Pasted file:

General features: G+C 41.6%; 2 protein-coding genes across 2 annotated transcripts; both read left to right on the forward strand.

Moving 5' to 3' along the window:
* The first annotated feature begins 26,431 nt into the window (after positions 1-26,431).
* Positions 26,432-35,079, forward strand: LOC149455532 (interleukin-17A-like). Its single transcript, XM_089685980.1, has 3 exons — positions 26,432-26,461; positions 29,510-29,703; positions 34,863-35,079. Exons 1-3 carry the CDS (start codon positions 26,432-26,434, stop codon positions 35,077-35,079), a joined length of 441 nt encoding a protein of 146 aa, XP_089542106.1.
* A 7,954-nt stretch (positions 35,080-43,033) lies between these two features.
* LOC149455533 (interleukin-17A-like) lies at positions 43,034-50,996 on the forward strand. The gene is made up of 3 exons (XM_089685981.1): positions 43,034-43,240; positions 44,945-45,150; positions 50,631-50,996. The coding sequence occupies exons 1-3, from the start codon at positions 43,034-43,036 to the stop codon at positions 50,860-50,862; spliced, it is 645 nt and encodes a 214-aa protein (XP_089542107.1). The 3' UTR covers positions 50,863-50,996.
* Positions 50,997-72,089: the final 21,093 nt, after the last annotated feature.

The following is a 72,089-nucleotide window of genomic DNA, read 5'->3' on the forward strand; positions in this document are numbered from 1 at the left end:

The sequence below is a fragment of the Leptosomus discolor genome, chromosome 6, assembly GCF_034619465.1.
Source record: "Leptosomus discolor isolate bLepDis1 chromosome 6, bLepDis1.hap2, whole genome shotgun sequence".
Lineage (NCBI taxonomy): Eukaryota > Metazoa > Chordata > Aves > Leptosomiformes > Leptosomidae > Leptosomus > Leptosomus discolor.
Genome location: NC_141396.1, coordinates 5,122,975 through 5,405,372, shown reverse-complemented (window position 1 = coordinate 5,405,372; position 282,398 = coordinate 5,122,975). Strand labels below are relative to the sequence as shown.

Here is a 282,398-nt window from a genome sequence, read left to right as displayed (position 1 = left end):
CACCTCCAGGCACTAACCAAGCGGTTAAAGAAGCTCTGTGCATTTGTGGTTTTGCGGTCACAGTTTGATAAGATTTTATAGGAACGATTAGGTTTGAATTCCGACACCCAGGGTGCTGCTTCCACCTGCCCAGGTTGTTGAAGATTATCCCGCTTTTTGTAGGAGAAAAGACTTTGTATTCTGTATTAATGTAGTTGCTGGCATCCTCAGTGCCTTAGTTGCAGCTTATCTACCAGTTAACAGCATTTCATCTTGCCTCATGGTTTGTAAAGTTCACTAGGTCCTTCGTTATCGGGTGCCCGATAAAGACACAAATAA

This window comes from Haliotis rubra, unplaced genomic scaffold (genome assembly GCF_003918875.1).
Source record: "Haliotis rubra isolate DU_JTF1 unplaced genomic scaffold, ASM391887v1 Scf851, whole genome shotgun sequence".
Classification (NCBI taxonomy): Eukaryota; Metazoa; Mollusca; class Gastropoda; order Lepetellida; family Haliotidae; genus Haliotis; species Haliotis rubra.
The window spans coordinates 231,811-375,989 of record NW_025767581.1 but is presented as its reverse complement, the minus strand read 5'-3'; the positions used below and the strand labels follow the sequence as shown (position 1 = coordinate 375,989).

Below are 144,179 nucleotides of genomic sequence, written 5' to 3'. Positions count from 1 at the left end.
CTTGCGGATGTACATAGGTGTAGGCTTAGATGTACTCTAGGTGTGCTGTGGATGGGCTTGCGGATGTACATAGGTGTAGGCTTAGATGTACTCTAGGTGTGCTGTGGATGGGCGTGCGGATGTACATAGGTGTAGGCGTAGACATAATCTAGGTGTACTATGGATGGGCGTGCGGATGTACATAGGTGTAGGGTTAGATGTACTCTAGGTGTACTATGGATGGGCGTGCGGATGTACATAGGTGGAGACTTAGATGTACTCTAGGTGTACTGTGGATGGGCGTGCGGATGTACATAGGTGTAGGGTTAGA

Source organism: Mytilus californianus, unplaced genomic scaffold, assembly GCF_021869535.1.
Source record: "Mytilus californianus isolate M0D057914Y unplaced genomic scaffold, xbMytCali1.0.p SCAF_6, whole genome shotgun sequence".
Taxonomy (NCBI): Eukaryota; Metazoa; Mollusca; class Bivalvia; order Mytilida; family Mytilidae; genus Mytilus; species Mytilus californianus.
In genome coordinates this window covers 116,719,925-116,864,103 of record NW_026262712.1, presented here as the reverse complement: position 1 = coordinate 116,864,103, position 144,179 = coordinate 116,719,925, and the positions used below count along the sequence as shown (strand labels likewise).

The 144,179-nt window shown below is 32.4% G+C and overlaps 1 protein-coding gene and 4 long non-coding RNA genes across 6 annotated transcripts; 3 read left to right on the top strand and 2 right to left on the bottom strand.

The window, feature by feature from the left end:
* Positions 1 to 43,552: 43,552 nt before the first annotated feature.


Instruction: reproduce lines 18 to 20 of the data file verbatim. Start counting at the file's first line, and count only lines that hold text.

The window spans coordinates 231,811-375,989 of record NW_025767581.1 but is presented as its reverse complement, the minus strand read 5'-3'; the positions used below and the strand labels follow the sequence as shown (position 1 = coordinate 375,989).

Below are 144,179 nucleotides of genomic sequence, written 5' to 3'. Positions count from 1 at the left end.
CTTGCGGATGTACATAGGTGTAGGCTTAGATGTACTCTAGGTGTGCTGTGGATGGGCTTGCGGATGTACATAGGTGTAGGCTTAGATGTACTCTAGGTGTGCTGTGGATGGGCGTGCGGATGTACATAGGTGTAGGCGTAGACATAATCTAGGTGTACTATGGATGGGCGTGCGGATGTACATAGGTGTAGGGTTAGATGTACTCTAGGTGTACTATGGATGGGCGTGCGGATGTACATAGGTGGAGACTTAGATGTACTCTAGGTGTACTGTGGATGGGCGTGCGGATGTACATAGGTGTAGGGTTAGA